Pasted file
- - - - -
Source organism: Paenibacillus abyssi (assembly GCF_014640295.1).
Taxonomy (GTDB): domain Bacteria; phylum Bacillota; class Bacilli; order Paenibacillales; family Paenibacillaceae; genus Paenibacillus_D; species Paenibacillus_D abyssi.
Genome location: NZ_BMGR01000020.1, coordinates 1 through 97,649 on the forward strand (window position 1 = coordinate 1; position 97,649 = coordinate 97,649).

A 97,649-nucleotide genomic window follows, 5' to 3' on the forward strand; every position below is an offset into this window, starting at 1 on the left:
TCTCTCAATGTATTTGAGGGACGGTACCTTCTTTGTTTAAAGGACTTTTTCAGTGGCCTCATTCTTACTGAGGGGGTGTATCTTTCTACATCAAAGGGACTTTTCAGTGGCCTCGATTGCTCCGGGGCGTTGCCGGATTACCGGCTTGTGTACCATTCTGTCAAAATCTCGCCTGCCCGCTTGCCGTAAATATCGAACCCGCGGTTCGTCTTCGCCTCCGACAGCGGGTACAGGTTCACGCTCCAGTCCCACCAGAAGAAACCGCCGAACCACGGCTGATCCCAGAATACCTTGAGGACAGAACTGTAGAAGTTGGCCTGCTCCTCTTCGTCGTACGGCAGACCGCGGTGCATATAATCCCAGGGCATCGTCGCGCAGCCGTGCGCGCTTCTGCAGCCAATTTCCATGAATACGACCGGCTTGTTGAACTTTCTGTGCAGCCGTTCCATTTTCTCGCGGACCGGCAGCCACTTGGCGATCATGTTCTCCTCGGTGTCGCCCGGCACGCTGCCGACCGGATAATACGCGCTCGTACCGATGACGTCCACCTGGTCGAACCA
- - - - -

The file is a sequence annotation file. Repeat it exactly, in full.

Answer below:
Source organism: Paenibacillus abyssi (assembly GCF_014640295.1).
Taxonomy (GTDB): domain Bacteria; phylum Bacillota; class Bacilli; order Paenibacillales; family Paenibacillaceae; genus Paenibacillus_D; species Paenibacillus_D abyssi.
Genome location: NZ_BMGR01000020.1, coordinates 1 through 97,649 on the forward strand (window position 1 = coordinate 1; position 97,649 = coordinate 97,649).

A 97,649-nucleotide genomic window follows, 5' to 3' on the forward strand; every position below is an offset into this window, starting at 1 on the left:
TCTCTCAATGTATTTGAGGGACGGTACCTTCTTTGTTTAAAGGACTTTTTCAGTGGCCTCATTCTTACTGAGGGGGTGTATCTTTCTACATCAAAGGGACTTTTCAGTGGCCTCGATTGCTCCGGGGCGTTGCCGGATTACCGGCTTGTGTACCATTCTGTCAAAATCTCGCCTGCCCGCTTGCCGTAAATATCGAACCCGCGGTTCGTCTTCGCCTCCGACAGCGGGTACAGGTTCACGCTCCAGTCCCACCAGAAGAAACCGCCGAACCACGGCTGATCCCAGAATACCTTGAGGACAGAACTGTAGAAGTTGGCCTGCTCCTCTTCGTCGTACGGCAGACCGCGGTGCATATAATCCCAGGGCATCGTCGCGCAGCCGTGCGCGCTTCTGCAGCCAATTTCCATGAATACGACCGGCTTGTTGAACTTTCTGTGCAGCCGTTCCATTTTCTCGCGGACCGGCAGCCACTTGGCGATCATGTTCTCCTCGGTGTCGCCCGGCACGCTGCCGACCGGATAATACGCGCTCGTACCGATGACGTCCACCTGGTCGAACCA